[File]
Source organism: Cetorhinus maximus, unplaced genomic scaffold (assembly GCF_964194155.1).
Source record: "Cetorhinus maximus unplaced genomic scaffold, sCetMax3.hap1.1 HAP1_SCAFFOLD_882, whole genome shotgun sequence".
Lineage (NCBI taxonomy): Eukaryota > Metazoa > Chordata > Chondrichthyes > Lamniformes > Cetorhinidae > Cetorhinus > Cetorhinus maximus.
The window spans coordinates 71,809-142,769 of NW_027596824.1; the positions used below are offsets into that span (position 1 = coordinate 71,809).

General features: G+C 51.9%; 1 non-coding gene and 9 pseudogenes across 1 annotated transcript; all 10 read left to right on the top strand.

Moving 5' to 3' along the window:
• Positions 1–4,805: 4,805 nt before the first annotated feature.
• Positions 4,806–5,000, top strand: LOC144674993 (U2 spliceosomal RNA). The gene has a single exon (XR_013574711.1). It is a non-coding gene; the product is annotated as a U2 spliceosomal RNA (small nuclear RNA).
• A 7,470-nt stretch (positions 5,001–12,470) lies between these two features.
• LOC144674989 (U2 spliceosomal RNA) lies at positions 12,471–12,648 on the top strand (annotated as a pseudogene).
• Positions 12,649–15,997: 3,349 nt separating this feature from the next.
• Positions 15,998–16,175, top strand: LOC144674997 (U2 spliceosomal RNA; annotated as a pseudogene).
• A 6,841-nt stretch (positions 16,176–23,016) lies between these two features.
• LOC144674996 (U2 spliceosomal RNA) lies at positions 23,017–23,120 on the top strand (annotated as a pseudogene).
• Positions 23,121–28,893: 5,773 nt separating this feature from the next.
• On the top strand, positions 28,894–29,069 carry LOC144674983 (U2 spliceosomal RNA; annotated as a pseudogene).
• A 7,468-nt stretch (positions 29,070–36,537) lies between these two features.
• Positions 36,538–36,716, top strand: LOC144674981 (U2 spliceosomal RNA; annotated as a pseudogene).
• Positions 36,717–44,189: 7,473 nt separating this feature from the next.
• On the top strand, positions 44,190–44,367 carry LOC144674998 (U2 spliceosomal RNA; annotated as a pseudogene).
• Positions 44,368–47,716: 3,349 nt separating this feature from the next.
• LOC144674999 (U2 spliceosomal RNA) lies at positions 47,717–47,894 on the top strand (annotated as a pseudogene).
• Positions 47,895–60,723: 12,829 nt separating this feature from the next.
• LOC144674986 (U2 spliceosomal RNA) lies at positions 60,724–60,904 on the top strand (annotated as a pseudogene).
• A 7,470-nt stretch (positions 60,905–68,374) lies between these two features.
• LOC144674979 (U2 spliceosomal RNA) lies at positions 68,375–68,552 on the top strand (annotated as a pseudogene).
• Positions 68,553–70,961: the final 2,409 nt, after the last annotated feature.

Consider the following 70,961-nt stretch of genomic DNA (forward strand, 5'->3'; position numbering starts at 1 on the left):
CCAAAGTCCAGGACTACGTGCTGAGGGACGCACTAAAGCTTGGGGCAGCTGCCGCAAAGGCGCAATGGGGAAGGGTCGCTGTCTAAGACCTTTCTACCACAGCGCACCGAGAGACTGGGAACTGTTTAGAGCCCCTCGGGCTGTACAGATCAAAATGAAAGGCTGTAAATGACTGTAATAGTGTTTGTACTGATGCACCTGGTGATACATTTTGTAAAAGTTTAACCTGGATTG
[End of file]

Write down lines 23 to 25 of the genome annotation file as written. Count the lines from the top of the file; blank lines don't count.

• Positions 47,895–60,723: 12,829 nt separating this feature from the next.
• LOC144674986 (U2 spliceosomal RNA) lies at positions 60,724–60,904 on the top strand (annotated as a pseudogene).
• A 7,470-nt stretch (positions 60,905–68,374) lies between these two features.